While the name M. B. Shaw is unfamiliar to readers, the author behind the moniker may not be. Tilly Bagshawe burst onto the literary scene in the mid-2000’s with some family-saga style novels reminiscent of works by the likes of Barbara Taylor Bradford and Judith Krantz. More recently, Bagshawe has been tasked with continuing the legacy of Sidney Sheldon by writing sequel novels featuring his most iconic heroines. Now, with Murder at the Mill – and under the nom de plume M. B. Shaw, Tilly Bagshawe has written her first traditional mystery novel and readers will be delighted.
Murder in the Mill is a quaint British village-style mystery that will appeal to fans of M. C. Beaton, G. M. Malliet, and the Dame A. C. (Agatha Christie) herself. Shaw carefully straddles the line between traditional and cozy with such aplomb that fanatics of both sub-genres will be completely satisfied.
Murder in the Mill gets off to a bit of rocky start. Beginning with a prologue that foreshadows the eventual discovery of a dead boy is anything but subtle, hardly original, and never all that effective – but fortunately, this is only a minor stumble and it is over in just a few pages. From there moving forward, this charming book will capture readers under its spell until the culprit is exposed.
At the center of the story is Iris Grey, a painter who has taken up residence in a rented cottage near the grounds of the Wetherby Estate in Hampshire. Because they own the property, Iris has various interactions with members of the Wetherby family and is eventually commissioned to paint a portrait of the patriarch, Dominic Wetherby. Dominic is the author of an extremely popular mystery series that will be ending with the release of his next book.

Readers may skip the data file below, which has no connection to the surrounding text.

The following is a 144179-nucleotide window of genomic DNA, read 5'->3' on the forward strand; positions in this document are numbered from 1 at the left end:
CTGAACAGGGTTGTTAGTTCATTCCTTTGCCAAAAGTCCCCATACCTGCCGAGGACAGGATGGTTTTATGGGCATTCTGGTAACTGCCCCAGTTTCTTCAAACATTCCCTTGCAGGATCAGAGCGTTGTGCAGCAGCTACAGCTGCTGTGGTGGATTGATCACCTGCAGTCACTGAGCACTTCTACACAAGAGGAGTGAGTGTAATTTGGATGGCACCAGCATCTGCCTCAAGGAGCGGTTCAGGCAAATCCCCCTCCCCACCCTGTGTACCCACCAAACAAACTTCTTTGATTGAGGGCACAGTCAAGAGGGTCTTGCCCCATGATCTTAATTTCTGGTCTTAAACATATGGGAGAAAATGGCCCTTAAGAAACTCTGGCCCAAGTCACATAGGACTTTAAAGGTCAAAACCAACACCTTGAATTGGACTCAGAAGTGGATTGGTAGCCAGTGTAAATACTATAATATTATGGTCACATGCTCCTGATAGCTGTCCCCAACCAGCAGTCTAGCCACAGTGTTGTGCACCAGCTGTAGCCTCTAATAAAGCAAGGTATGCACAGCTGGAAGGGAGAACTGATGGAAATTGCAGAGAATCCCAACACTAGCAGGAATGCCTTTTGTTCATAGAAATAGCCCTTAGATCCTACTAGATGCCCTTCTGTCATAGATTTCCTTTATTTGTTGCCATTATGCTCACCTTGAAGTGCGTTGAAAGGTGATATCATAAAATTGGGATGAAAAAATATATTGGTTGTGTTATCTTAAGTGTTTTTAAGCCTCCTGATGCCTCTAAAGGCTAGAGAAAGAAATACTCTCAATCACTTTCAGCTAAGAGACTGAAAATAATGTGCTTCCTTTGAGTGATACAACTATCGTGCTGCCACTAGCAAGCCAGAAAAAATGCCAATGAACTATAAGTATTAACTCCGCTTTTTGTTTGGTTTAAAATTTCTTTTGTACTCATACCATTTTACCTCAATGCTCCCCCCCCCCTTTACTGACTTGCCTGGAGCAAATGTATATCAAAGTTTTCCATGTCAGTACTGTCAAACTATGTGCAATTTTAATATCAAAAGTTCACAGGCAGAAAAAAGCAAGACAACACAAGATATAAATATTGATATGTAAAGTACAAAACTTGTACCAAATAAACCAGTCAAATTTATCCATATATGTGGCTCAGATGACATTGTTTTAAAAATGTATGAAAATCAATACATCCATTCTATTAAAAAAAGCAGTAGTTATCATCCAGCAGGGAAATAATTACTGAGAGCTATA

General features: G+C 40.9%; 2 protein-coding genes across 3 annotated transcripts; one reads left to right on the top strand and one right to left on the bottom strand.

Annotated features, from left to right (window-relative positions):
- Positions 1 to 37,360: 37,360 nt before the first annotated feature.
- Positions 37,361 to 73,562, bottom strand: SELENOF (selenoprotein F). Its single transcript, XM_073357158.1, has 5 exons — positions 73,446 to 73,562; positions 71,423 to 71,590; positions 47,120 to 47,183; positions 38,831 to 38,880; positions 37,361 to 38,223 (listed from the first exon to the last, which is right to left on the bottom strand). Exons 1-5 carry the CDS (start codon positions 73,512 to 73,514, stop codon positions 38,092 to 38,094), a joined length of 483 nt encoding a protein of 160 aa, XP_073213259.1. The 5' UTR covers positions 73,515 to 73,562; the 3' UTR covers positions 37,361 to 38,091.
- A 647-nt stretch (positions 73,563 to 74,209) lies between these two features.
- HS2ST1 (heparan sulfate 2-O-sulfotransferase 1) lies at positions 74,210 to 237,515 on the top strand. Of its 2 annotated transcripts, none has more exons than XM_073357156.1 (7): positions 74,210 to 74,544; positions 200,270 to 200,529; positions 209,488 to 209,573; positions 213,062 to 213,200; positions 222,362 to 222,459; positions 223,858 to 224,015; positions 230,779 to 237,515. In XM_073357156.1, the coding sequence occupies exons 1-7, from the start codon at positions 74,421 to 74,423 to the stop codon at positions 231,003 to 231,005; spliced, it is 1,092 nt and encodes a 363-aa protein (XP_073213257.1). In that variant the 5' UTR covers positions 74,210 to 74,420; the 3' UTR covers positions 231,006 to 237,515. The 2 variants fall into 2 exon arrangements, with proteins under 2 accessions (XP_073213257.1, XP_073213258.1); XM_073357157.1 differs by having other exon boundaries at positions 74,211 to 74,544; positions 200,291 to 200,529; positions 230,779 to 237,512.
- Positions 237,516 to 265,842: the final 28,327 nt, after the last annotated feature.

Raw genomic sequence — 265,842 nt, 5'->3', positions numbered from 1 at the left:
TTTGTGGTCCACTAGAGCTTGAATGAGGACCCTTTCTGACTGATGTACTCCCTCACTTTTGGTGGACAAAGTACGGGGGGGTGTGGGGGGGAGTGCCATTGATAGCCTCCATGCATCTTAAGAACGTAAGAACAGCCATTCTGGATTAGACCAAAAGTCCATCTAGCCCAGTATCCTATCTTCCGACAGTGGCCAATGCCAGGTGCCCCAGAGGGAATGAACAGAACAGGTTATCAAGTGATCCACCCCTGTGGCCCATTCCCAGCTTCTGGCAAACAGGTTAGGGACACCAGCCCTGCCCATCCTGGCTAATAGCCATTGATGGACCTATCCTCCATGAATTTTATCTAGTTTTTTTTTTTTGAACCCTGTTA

As they near the annual Wetherby Christmas Eve party, Iris notices that tensions are running high around the Estate. She witnesses more than a few dramatic interactions and wishes that she could turn down the invitation to this over-the-top holiday celebration. When the youngest member of the Wetherby family – a boy name Lorcan, who has Down’s syndrome – discovers a body down by the lake, the question becomes: Was this a suicide, a horrible accident, or something far more vicious?
As a painter, Iris has a keen eye for detail and quickly her curiosity begins to control her decision-making – throwing her into the midst of an amateur investigation. Between the chatty villagers, the disgruntled family members, and the victim’s own questionable decisions, there is no shortage of clues for Iris to weed through – and no lack of suspects either. Each of these supporting players is brought vividly to life and their names alone are enough to enchant readers.
Iris is a wonderful character and readers are going to enjoy getting to know her – faults and all. Murder in the Mill is the launch of a series featuring Iris, so the good news is that she will have future escapades on which her new fans can join her. For now, this is the perfect read for this holiday season.